In glittering event held at the Andrew Mellon Auditorium in Washington the America Abroad Media (AAM) group feted Aamir Khan along with Oscar-winning director Kathryn Bigelow and 2013 Nobel Prize nominee the International Centre on Nonviolent Conflict.
All three winners of AAM’s inaugural awards were commended for work that exemplified “the power of media to inform, educate and empower citizens about the critical, social, and public policy issues of our time.”
In comments to The Hindu Khan said that women’s empowerment was an important example of issues that films could influence, particularly in the Indian context.
He added that his television show, Satyameva Jayate, had dedicated at least four or five episodes of a total of 13 towards key issues on women’s empowerment.
Khan also argued that for the 2014 elections political parties should focus on the needs of the common man, including everything from law and order to meeting basic needs.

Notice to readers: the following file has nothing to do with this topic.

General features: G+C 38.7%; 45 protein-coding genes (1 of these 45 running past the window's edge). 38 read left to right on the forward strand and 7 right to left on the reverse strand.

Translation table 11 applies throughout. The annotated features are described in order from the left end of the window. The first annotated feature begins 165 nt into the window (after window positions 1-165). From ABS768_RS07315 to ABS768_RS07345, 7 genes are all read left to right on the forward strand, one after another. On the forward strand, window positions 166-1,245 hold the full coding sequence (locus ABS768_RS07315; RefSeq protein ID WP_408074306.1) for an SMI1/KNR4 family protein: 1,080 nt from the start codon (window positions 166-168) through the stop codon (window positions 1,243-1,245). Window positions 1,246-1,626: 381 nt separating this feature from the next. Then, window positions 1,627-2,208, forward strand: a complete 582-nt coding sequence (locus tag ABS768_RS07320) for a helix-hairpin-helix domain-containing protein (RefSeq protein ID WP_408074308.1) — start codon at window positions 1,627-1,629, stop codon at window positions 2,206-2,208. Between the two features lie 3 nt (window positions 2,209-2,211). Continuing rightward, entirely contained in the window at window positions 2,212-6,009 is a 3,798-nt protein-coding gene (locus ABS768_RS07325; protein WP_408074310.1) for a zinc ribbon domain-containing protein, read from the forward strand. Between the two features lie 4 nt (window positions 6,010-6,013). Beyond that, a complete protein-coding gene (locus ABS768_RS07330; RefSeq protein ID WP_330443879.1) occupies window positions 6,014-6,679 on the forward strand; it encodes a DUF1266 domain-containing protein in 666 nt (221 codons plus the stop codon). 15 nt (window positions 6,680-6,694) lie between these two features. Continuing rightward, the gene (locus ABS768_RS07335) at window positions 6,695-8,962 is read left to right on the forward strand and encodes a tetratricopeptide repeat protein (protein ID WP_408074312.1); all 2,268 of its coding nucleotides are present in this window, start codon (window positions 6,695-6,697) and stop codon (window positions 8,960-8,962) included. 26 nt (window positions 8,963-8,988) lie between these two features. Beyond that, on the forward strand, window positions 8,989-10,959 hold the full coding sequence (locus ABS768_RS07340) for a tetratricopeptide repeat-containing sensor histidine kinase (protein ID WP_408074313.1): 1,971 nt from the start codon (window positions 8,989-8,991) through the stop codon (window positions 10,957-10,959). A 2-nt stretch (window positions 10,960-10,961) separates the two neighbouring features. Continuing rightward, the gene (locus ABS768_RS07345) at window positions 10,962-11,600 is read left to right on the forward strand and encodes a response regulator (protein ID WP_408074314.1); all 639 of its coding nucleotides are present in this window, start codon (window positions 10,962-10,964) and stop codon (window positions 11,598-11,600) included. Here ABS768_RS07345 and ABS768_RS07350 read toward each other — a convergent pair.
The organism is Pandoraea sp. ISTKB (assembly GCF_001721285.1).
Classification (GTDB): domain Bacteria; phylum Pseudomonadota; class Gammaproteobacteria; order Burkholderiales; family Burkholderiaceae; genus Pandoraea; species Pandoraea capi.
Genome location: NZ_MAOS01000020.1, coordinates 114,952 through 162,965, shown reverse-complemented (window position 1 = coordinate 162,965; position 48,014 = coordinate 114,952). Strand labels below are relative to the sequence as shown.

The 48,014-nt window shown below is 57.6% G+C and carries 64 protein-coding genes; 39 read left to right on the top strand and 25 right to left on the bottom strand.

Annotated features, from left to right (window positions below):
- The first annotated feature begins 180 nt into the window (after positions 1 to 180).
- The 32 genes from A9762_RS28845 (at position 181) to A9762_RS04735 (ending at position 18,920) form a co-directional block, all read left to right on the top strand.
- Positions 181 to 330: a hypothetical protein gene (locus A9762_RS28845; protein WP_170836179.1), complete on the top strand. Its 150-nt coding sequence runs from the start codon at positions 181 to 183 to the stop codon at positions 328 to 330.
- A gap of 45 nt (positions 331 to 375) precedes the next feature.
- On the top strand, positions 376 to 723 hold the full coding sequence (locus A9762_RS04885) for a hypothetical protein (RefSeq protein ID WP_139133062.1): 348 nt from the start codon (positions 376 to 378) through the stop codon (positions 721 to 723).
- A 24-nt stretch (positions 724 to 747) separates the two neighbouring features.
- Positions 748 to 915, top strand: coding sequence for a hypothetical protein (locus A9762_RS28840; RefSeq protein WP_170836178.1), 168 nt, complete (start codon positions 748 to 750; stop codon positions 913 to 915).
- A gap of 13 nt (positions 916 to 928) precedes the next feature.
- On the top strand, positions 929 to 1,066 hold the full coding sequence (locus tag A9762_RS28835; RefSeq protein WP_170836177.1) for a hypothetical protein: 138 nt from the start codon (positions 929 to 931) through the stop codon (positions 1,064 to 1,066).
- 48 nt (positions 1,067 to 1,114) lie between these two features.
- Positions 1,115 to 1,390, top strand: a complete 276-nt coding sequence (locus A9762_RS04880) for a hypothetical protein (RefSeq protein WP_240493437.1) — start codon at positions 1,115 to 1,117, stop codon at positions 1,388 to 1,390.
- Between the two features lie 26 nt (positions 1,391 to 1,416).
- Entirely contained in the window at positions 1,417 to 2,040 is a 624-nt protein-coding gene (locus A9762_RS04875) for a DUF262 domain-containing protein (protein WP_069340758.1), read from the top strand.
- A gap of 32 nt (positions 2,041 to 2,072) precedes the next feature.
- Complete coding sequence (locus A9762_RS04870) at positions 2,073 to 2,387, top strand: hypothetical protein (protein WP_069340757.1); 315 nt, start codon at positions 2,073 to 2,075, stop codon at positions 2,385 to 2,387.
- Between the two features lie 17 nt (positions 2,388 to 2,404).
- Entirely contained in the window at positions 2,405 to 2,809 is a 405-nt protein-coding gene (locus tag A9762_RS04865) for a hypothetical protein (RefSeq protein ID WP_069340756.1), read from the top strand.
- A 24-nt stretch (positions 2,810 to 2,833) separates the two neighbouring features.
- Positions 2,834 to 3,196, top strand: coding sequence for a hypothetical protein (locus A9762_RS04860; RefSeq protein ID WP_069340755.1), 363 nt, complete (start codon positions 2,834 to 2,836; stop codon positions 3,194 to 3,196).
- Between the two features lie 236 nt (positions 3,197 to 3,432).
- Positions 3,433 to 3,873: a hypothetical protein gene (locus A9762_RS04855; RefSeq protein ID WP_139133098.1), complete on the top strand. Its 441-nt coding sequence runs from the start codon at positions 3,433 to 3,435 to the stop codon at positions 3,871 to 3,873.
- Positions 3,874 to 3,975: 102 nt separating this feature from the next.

Ms. Bigelow, who said that she was “shocked” to get the AAM award, was praised for her sensitive portrayal of U.S. military and covert operations engagements, respectively in her films The Hurt Locker and Zero Dark Thirty.
In video remarks former Central Intelligence Agency boss Michael Hayden said that Ms. Bigelow ought to be commended for turning “an uncompromising light on the CIA and its people that I once led.”
He said that most people in the establishment were glad that she made the film Zero Dark Thirty, which fleshed out the shadowy world of the CIA’s pursuit of Osama bin Laden, including depictions of torture of inmates via water boarding.
“You handled life as realism, as complex, showing how difficult the decisions that had to be made were,” he said.
The event was followed by a panel discussion with the honourees, co-chaired by the Indian Ambassador to the U.S., Nirupama Rao, on the potential of movies to influence social issues.